Parenting is stressful by itself, but when your child has a disability, whether it’s an intellectual developmental, or a physical, the stress is amplified. It’s not surprising that parents of special needs kids frequently see their marriages shatter under the immense stress and find themselves facing divorce. If you find yourself heading to, or in the midst of a divorce, and your child has special needs, there are some issues that you should be aware of before your divorce is finalized.
The nature and extent of your child’s specific disability will guide decisions about child custody, specifically parenting time and decision-making authority. Since your child’s needs, deficits, skills, and strengths form the foundation for many decisions in your divorce, it’s important to know exactly what those strengths and weaknesses are. While many parents are acutely aware of their child’s needs, other parents may disagree on the nature and extent of their child’s abilities and disabilities. Any disagreement can translate into fights about the necessity for specific interventions, therapies and/or treatments both in the near and distant future. Therefore, it’s helpful to take stock of areas of agreement and disagreement early on.
Once a divorce is underway, a parent may deny a child’s disability solely to avoid paying the cost of any therapies or other treatments. To protect your child’s best interests during your divorce, consider whether your child has been evaluated by all appropriate health professionals including physicians and/or psychologists, occupational therapists, physical therapists, speech therapists. While during a marriage a definitive (or current) diagnosis may seem unnecessary, it can be crucial in a contentious divorce to be able to require a spouse to contribute to and implement necessary treatment or protocols during and after divorce.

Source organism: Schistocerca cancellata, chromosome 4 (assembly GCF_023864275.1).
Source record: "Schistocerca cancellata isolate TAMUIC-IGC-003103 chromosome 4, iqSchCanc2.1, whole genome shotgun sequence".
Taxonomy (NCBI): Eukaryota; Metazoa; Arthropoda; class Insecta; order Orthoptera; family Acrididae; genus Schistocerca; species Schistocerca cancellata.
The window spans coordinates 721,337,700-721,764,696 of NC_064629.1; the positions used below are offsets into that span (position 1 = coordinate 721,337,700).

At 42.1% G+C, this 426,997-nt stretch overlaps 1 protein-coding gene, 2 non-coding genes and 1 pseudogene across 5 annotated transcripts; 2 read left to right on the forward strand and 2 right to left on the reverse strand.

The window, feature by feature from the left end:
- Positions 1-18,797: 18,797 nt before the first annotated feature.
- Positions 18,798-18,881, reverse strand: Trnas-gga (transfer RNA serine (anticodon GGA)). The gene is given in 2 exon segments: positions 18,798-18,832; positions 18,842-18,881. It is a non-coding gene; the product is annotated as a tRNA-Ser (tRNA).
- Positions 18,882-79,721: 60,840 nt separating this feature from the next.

At the outset of your divorce, make sure you have handy your child’s medical and psychological records, if any, and any IEP’s or 504 plans. These records are often the best evidence of the support your child requires.
Parenting time refers to the specific days, times, and holidays you and your child’s other parent will spend with your child. Ideally, you will cooperate with your spouse to reach a parenting time schedule that serves everyone’s needs. Your decisions will be informed on your past routines, your child’s needs, and your own schedules among many other factors. If you cannot decide, the court will most likely appoint a guardian ad litem to make a recommendation. The court will be guided by the best interests of the child in making all child custody decisions including those about parenting time.
Even when parents agree on the nature and extent of a child’s disability, they may wildly disagree on whether and how to treat that disability and fear the other parent won’t comply with appropriate treatment, or alternatively fear that they will be forced to comply with excessive or unwarranted treatment. These disagreements form the underpinnings for many fights over parenting time. By understanding what fuels parenting time disputes, your attorney can help you devise a plan for resolving your divorce and propose a parenting time schedule that meets everyone’s needs.